A Closer Look

Why are these terms so important? Here are a couple sample label artworks that are perfect examples of why these items are so pertinent to creating a professional looking label.

Even though it’s cute, there is still some work to be done here. The resolution is in 76 DPI. Do you see how there aren’t many crisp lines in this artwork? That is due to poor resolution. This artwork does not have the necessary ⅛” bleed which leaves the dragon’s feet and product name text susceptible to falling outside the cut line. As far as design, we can easily tell the dragon image has been cut & pasted on top of a watermarked background image. Not only that, but check out the font color and size – the text is difficult to read due to its tiny size and it also does not take up much space on the label. There are plenty of white areas that could be utilized here. Last but not least, the color of the text is illegible when placed upon certain areas of the label background.

The background is extended past the green cut line with the necessary ⅛”  bleed to ensure the background doesn’t get cut off and cause any unsightly white lines. The text and imagery are kept in the safe zone as shown by the red line. The background photo has been obtained legally (there’s no watermark) and its transparency has been muted to allow the purple dragon image to really pop. The ingredients and instructions are listed in a larger, easier to read text with a clear font. The font sizes are in descending order beginning with the product name down to the ingredients.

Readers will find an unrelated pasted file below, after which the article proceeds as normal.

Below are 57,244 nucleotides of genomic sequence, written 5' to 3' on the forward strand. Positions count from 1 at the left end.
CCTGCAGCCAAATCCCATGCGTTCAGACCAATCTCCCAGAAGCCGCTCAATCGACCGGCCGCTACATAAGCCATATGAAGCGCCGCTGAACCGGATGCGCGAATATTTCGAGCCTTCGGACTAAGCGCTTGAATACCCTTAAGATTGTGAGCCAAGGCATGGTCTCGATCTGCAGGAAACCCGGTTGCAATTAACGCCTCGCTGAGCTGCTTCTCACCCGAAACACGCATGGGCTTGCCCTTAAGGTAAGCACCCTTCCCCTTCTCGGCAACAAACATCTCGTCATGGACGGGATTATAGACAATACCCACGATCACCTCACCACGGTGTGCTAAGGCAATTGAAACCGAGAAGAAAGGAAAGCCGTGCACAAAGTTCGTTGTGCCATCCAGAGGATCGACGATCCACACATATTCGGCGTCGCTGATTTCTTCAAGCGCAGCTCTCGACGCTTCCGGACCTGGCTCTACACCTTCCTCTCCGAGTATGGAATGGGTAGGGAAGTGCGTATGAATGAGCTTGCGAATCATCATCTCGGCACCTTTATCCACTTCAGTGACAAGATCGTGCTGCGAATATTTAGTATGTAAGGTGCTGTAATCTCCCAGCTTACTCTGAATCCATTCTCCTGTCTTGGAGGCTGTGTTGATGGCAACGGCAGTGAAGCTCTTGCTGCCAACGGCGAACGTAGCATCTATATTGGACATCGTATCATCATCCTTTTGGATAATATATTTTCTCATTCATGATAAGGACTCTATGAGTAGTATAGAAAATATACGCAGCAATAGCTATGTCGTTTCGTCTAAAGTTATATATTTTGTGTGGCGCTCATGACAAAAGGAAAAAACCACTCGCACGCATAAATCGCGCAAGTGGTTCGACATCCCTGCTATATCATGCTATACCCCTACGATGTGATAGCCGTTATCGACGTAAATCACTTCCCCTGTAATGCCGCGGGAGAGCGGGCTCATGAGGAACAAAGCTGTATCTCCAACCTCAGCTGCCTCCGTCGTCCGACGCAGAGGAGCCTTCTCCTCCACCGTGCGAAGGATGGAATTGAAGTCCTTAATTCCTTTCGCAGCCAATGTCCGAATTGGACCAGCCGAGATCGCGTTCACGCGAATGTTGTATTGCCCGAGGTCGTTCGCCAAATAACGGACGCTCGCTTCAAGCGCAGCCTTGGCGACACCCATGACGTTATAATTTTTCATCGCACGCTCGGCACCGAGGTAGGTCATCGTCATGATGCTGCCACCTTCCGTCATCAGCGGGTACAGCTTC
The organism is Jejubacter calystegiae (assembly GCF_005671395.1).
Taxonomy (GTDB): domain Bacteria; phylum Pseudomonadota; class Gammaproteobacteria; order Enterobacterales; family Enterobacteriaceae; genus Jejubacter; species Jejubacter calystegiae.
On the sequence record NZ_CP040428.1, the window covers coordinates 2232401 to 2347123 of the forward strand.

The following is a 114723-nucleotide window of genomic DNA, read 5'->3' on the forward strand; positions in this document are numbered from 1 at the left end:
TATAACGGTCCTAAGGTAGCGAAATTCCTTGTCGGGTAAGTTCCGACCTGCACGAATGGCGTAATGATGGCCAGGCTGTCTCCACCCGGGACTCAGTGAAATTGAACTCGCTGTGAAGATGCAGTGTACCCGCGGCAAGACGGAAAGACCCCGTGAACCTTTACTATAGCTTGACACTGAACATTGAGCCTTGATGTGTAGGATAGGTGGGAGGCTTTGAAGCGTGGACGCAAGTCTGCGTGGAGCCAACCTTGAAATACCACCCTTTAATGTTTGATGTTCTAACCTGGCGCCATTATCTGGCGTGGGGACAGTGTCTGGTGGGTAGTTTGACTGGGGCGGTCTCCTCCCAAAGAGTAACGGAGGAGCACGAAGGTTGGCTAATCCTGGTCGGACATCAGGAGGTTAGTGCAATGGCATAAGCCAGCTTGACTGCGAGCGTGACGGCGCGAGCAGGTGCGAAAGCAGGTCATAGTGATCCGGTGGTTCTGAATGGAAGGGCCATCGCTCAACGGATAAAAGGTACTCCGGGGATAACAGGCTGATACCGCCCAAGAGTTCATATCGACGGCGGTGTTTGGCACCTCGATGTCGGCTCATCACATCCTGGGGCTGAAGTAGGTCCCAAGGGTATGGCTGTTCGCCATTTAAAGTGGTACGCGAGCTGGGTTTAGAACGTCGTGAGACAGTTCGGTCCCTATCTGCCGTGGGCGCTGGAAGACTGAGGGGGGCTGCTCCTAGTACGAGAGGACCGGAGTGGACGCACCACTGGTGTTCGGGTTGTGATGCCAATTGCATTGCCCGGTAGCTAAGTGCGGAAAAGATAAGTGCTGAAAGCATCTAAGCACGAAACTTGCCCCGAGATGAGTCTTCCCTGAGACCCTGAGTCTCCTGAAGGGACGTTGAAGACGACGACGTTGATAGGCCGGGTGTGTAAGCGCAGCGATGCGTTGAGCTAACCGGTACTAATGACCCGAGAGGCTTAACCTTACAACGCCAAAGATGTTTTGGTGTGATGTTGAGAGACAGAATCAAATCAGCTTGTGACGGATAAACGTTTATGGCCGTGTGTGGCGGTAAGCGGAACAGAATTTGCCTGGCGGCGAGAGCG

Time to Get Creative

Ready get to work? If you don’t own Adobe Photoshop or Adobe Illustrator, two of our favorite free, online design programs are Canva and Gimp. Both of these are intuitive and user-friendly. There are tutorials available as well as premade designs you can customize. Canva even has a handy mobile app where you can design straight from your phone or tablet. We can also design this label for you, and it requires a custom design fee of $60 an hour with a 1-hour minimum. This is typically sufficient time to complete a custom design project. Lead times for printing custom design work may vary.

What is your favorite photo editing software? What do your product labels look like? Head on over to our Facebook page and drop us a photo – we’d love to see!

Author: Cat